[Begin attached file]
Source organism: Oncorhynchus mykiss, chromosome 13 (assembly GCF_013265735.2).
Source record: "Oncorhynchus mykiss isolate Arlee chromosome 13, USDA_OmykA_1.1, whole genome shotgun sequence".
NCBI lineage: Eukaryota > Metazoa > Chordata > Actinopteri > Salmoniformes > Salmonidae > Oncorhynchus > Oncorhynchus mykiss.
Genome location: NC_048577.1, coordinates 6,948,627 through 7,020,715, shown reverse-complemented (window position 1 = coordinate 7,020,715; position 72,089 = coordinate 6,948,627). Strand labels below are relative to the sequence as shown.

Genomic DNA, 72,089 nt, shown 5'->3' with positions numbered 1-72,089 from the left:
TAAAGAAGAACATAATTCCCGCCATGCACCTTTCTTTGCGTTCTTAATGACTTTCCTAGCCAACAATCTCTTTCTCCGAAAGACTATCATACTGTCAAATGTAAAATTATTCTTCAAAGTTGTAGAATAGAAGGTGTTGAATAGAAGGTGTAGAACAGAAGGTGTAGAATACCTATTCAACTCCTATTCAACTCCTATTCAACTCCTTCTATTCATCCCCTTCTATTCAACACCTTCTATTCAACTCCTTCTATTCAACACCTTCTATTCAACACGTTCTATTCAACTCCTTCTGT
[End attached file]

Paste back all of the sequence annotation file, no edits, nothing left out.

Source organism: Oncorhynchus mykiss, chromosome 13 (assembly GCF_013265735.2).
Source record: "Oncorhynchus mykiss isolate Arlee chromosome 13, USDA_OmykA_1.1, whole genome shotgun sequence".
NCBI lineage: Eukaryota > Metazoa > Chordata > Actinopteri > Salmoniformes > Salmonidae > Oncorhynchus > Oncorhynchus mykiss.
Genome location: NC_048577.1, coordinates 6,948,627 through 7,020,715, shown reverse-complemented (window position 1 = coordinate 7,020,715; position 72,089 = coordinate 6,948,627). Strand labels below are relative to the sequence as shown.

Genomic DNA, 72,089 nt, shown 5'->3' with positions numbered 1-72,089 from the left:
TAAAGAAGAACATAATTCCCGCCATGCACCTTTCTTTGCGTTCTTAATGACTTTCCTAGCCAACAATCTCTTTCTCCGAAAGACTATCATACTGTCAAATGTAAAATTATTCTTCAAAGTTGTAGAATAGAAGGTGTTGAATAGAAGGTGTAGAACAGAAGGTGTAGAATACCTATTCAACTCCTATTCAACTCCTATTCAACTCCTTCTATTCATCCCCTTCTATTCAACACCTTCTATTCAACTCCTTCTATTCAACACCTTCTATTCAACACGTTCTATTCAACTCCTTCTGT